Within the department there is a division of child welfare and within this division are four units, each composed of several caseworkers. The supervisor of the division, together with the supervisors of each of the units, makes up the adoption committee. The caseworker assigned to a particular matter meets with the committee when that matter is discussed. Mrs. Pearson and her supervisor presented the situation of Lois Ann on January 22, 1957, and the adoption committee directed Mrs. Pearson to secure more information.
Mrs. Pearson visited in the Peebles' home February 13th, and March 21st. In June she was in the Peebles' home four times, and also interviewed Mr. Peebles in her office. She also reviewed a record of the State Department of Public Welfare concerning an application made by the Peebles for a child for adoption in 1952.
Mrs. Pearson made entries in the file summarizing her investigation. On August 1, 1957, she dictated a further summary in which she listed "positives" and "negatives." The positives were that the Peebles had given Lois excellent physical care; that Lois was the center of all the attention in the home; that the psychological report indicated she was developing at a normal rate of speed; that in their own way the Peebles appeared to be sincerely interested in the welfare of Lois; that there appears to be a harmonious marital relationship, although it appears that Mrs. Peebles is playing the mother role with her husband. The "negatives" were Mrs. Peebles' age of fifty, and Mr. Peebles' age of forty-two; the relationship which existed between the real mother and the Peebles, and the mother's knowledge of Lois' location in the Peebles' home; and several impressions of Mrs. Pearson concerning personal attitudes and traits of the Peebles. As a recommendation Mrs. Pearson and her unit supervisor stated that the negatives far outweighed the positives and that they felt that Lois would benefit from placement in another adoptive home. On August 6th the adoption committee discussed the matter and unanimously rejected the Peebles' application "on the basis of their age."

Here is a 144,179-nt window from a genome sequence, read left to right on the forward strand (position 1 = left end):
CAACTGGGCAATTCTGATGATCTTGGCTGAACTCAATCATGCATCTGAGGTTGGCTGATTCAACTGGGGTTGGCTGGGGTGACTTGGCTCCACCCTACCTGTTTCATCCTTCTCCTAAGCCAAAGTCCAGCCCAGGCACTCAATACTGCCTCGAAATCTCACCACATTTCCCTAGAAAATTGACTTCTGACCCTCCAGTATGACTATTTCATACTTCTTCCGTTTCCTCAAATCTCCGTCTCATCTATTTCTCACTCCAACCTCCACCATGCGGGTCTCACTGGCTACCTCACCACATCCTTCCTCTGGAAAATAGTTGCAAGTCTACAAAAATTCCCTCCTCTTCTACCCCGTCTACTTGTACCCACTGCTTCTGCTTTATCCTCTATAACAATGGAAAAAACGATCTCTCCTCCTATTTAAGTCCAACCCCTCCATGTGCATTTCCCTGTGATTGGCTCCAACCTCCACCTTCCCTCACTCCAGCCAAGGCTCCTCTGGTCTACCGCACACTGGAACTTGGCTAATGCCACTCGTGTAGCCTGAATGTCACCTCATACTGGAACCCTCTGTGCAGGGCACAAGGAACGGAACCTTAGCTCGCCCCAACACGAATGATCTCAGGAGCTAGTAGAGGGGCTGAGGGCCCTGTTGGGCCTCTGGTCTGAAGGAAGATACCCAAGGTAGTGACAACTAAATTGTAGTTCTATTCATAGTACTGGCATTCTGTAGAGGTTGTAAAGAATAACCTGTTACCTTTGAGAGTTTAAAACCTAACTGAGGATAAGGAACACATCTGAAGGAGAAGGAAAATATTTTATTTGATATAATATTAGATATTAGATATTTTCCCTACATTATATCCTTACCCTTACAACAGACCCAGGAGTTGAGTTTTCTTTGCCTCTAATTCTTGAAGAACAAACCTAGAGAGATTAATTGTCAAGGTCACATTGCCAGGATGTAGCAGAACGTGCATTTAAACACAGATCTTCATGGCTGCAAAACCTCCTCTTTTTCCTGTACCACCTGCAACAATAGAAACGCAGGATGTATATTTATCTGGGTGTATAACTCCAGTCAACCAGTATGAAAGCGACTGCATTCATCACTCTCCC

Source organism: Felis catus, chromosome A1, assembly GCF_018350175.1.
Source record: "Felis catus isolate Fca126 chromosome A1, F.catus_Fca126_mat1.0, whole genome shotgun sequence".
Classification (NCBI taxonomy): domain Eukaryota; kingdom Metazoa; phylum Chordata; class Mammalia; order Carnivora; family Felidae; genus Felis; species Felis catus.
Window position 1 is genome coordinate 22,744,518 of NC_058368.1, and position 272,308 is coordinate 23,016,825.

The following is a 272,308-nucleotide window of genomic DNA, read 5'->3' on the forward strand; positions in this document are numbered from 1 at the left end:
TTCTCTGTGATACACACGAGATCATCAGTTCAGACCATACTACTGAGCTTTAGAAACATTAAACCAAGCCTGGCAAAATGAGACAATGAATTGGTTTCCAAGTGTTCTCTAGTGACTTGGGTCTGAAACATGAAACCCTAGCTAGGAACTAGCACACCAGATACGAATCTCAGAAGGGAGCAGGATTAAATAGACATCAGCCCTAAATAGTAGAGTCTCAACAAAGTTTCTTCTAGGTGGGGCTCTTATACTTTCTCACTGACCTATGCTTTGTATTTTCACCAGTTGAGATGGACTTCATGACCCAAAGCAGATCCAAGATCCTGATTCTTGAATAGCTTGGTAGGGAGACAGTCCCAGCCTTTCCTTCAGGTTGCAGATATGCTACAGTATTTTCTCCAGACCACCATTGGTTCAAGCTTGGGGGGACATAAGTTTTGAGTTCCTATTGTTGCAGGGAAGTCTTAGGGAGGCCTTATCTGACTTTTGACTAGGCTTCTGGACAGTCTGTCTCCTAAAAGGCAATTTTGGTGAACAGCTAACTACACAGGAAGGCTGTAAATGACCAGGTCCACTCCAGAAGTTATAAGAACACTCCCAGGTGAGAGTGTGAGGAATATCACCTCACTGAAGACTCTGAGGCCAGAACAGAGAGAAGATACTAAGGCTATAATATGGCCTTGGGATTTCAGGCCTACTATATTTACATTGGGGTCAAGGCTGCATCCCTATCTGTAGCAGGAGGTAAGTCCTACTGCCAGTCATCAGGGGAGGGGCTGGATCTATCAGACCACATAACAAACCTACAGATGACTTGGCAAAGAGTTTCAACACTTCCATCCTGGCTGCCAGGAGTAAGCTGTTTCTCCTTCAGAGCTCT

On August 13th Mrs. Pearson told Mrs. Peebles of the department's refusal to consent, telling her that the reason was their ages, and discussed with her the removal of the child from the Peebles' home.
The Peebles decided to petition for adoption and to seek. under sec. 48.85, Stats., a waiver of the requirement that the department consent. When the Peebles' attorney first informed the department of this intention, he spoke with the supervisor of the bureau of social services, the director of the department being then absent, and the bureau supervisor agreed that Lois would remain with the Peebles during the litigation. Later, after the matter had been brought to the attention of the director, the director decided otherwise and Lois was removed from the Peebles' home by habeas corpus proceedings in children's court on September 20, 1957. Since that date she has been in a foster home under the supervision of the department.
George Peebles was born May 17, 1915, and was forty years of age when Lois was born and forty-two at the time the petition for adoption was filed. He was married in 1943, but later obtained a divorce. Mrs. Peebles was born January 20, 1907, and was forty-eight years of age when Lois was born and fifty when the petition for adoption was filed. She was married in 1929. She has a son by the first marriage, born in 1930, and he is married and has a small child. Mrs. Peebles obtained a divorce from her first husband in 1944 and he died in 1946. Mr. and Mrs. Peebles were married in 1947 but there have been no children of that marriage. They own their home, subject to a small mortgage. Mr. Peebles is employed as a mechanic at the post-office garage. It appears to be agreed by all that their home is comfortable and that their care of Lois has been entirely adequate. Other facts will appear in the opinion.
The Peebles again urge that the department's appeal must be dismissed because it was not timely. Their argument is that the notice of appeal refers to an appeal both from the order of adoption dated July 1, 1958, and from the order of April 15, 1958. The order of April 15, 1958, was an order based upon the decision of March 25th which waived the requirement of consent. The Peebles point out that more than sixty days elapsed after April 15th and prior to service of notice of appeal.